Orgueil (meteorite)


ClassCarbonaceous chondrite
Coordinates43°53′N 1°23′E / 43.883°N 1.383°E / 43.883; 1.383Coordinates: 43°53′N 1°23′E / 43.883°N 1.383°E / 43.883; 1.383[1]
Observed fallYes
Fall dateMay 14, 1864
TKW14 kg
Orgueil meteorite old.jpg
Original painting of an individual fragment from the Orgueil meteorite

Orgueil is a scientifically important carbonaceous chondrite meteorite that fell in southwestern France in 1864.


It fell on May 14, 1864, a few minutes after 20:00 local time, near Orgueil in southern France. About 20 stones fell over an area of 5-10 square kilometres. A specimen of the meteorite was analyzed that same year by François Stanislaus Clöez, professor of chemistry at the Musée d'Histoire Naturelle, who focused on the organic matter found in this meteorite. He wrote that it contained carbon, hydrogen, and oxygen, and its composition was very similar to peat from the Somme valley or to the lignite of Ringkohl near Kassel. An intense scientific discussion ensued, continuing into the 1870s, as to whether the organic matter might have a biological origin.[2]

Composition and classification

Orgueil is one of five known meteorites belonging to the CI chondrite group (see meteorites classification), and is the largest (14 kilograms (31 lb)). This group is remarkable for having a composition that is essentially identical to that of the sun, excluding gaseous elements like hydrogen and helium. Notably though, the Orgueil meteor is highly enriched in (volatile) mercury - undetectable in the solar photosphere, and this is a major driver of the "mercury paradox" that mercury abundances in meteors do not follow its volatile nature and isotopic ratios based expected behaviour in the solar nebula.[3][4]

Because of its extraordinarily primitive composition and relatively large mass, Orgueil is one of the most-studied meteorites. One notable discovery in Orgueil was a high concentration of isotopically anomalous xenon called "xenon-HL". The carrier of this gas is extremely fine-grained diamond dust that is older than the solar system itself, known as presolar grains.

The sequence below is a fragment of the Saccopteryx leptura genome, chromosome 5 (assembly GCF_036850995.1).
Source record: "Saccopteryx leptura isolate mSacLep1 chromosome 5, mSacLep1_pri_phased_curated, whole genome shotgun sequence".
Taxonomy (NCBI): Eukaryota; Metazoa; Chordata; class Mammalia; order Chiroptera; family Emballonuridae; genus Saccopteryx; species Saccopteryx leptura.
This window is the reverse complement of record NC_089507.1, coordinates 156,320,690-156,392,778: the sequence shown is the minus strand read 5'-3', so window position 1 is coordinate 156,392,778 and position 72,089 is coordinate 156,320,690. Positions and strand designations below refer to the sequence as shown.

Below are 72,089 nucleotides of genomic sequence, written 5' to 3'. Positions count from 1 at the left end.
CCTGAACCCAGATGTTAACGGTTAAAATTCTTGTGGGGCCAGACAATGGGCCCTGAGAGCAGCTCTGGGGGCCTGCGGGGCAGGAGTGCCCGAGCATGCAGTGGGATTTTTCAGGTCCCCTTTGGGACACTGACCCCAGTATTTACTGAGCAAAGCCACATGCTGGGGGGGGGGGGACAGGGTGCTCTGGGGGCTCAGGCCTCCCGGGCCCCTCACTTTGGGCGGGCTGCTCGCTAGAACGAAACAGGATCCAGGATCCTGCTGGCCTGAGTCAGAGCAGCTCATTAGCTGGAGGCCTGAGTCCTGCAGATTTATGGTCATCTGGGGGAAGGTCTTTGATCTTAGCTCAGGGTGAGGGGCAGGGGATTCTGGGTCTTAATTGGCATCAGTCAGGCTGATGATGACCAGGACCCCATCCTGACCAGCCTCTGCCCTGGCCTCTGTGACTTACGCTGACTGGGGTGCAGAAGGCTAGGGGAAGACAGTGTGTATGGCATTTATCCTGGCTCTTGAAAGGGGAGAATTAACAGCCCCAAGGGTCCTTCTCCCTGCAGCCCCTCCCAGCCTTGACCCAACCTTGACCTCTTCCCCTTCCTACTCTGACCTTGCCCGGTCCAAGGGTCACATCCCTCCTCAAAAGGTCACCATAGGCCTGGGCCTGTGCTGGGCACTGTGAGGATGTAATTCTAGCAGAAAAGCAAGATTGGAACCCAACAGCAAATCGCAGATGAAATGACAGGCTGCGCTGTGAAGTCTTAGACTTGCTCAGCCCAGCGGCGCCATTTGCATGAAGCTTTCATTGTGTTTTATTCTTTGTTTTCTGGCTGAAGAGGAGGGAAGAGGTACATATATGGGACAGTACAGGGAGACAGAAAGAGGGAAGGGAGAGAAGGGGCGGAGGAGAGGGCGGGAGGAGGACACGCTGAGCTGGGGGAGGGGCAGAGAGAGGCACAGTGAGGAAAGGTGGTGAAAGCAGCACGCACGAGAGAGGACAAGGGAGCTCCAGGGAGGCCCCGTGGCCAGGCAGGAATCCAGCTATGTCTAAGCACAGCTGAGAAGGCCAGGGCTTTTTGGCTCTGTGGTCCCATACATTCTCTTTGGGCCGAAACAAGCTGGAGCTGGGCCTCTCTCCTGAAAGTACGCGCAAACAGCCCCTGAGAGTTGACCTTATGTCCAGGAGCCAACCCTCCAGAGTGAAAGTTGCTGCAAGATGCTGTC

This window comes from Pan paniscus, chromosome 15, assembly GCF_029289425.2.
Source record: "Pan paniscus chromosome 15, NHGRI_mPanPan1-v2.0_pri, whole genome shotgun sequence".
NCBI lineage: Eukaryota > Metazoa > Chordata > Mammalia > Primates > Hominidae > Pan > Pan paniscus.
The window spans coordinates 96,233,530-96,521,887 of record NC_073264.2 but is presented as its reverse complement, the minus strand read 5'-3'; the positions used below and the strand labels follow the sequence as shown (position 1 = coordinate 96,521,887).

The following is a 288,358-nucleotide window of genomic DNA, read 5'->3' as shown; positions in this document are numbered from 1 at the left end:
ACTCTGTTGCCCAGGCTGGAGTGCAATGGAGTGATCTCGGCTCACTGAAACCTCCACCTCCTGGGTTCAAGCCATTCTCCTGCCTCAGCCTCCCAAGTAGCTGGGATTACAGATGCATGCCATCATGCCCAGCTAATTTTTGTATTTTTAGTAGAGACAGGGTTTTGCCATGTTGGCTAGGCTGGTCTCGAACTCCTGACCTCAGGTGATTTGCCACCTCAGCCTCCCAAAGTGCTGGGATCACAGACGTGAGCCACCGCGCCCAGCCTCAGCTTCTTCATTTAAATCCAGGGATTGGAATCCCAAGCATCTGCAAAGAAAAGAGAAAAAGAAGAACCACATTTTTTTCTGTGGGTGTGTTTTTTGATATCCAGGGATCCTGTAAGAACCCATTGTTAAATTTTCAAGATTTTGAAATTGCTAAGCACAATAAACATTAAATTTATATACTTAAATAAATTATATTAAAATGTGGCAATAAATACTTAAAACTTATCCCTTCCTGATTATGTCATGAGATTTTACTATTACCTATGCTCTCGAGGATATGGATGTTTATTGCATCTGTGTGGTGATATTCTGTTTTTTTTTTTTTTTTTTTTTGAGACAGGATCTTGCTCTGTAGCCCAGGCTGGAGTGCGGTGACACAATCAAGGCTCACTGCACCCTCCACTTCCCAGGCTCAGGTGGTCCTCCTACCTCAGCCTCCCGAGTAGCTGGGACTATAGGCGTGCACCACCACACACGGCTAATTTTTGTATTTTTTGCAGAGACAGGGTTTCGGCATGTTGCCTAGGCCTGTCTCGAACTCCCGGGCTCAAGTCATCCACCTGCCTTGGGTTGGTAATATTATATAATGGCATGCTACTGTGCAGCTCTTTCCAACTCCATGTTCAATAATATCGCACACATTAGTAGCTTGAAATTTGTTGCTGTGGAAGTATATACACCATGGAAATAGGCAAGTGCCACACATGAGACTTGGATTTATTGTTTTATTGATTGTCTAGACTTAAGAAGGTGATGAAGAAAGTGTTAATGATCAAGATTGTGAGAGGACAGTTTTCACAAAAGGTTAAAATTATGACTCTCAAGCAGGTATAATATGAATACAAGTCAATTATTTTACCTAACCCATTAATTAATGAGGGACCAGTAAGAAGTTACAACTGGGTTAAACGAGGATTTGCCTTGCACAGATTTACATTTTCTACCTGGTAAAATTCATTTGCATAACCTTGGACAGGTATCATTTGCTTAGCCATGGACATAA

In 1962, Nagy et al. announced the discovery of 'organised elements' embedded in the Orgueil meteorite that were purportedly biological structures of extraterrestrial origin. These elements were subsequently shown to be either pollen (including that of ragwort) and fungal spores (Fitch & Anders, 1963) that had contaminated the sample, or crystals of the mineral olivine.

The hoax

In 1965, a fragment of the Orgueil meteorite, kept in a sealed glass jar in Montauban since its discovery, was found to have a seed capsule embedded in it, whilst the original glassy layer on the outside remained apparently undisturbed.[5] Despite great initial excitement, the seed capsule was shown to be that of a European rush, glued into the fragment and camouflaged using coal dust. The outer "fusion layer" was in fact glue. Whilst the perpetrator is unknown, it is thought that the hoax was aimed at influencing 19th century debate on spontaneous generation by demonstrating the transformation of inorganic to biological matter.

Claim of fossils

Richard B. Hoover of NASA has claimed that the Orgueil meteorite contains fossils, some of which are similar to known terrestrial species.[6] Hoover has previously claimed the existence of fossils in the Murchison meteorite. However, NASA has formally distanced itself from Hoover's claims and his lack of expert peer-reviews.[7]

See also


  1. ^ Meteoritical Bulletin Database: Orgueil
  2. ^ Burke, John G. (1986). Cosmic Debris: Meteorites in History. Berkeley and Los Angeles, California: University of California Press. pp. 168–169. ISBN 0-520-05651-5.
  3. ^ Lauretta, D.S., Devouard, B., Buseck, P.R., (1999). The cosmochemical behavior of mercury. Earth and Planetary Science Letters, 171, 35-47
  4. ^ Meier, M.M.M., Cloquet, C., Marty, B., (2015). Mercury (Hg) in meteorites: Variations in abundance, thermal release profile, mass-dependent and mass-independent isotopic fractionation. Geochimica et Cosmochimica Acta, 182, 55–72
  5. ^ "The Orgueil Meteorite, 1864". The Museum of Hoaxes. Retrieved 2014-04-16.
  6. ^ Hoover, Richard B. (2011). "Fossils of Cyanobacteria in CI1 Carbonaceous Meteorites: Implications to Life on Comets, Europa, and Enceladus" (PDF). Journal of Cosmology. 13. Retrieved 2011-03-05.
  7. ^ Kerry Sheridan (7 March 2011). "NASA shoots down alien fossil claims". ABC News. Retrieved 2011-03-07.

Further reading

  • Nagy B, Claus G, Hennessy DJ (1962) Organic Particles Embedded in Minerals in Orgueil and Ivuna Carbonaceous Chondrites. Nature 193 (4821) p. 1129
  • Fitch FW, Anders E (1963) Organized Element - Possible Identification in Orgueil Meteorite. Science 140 (357) p. 1097
  • Gilmour I, Wright I, Wright J 'Origins of Earth and Life', The Open University, 1997, ISBN 0-7492-8182-0

External links

  • The Orgueil meteorite from The Encyclopedia of Astrobiology, Astronomy, and Spaceflight
  • The Orgueil meteorite hoax
  • "Orgueil". Smithsonian Institution. Retrieved 2020-02-27.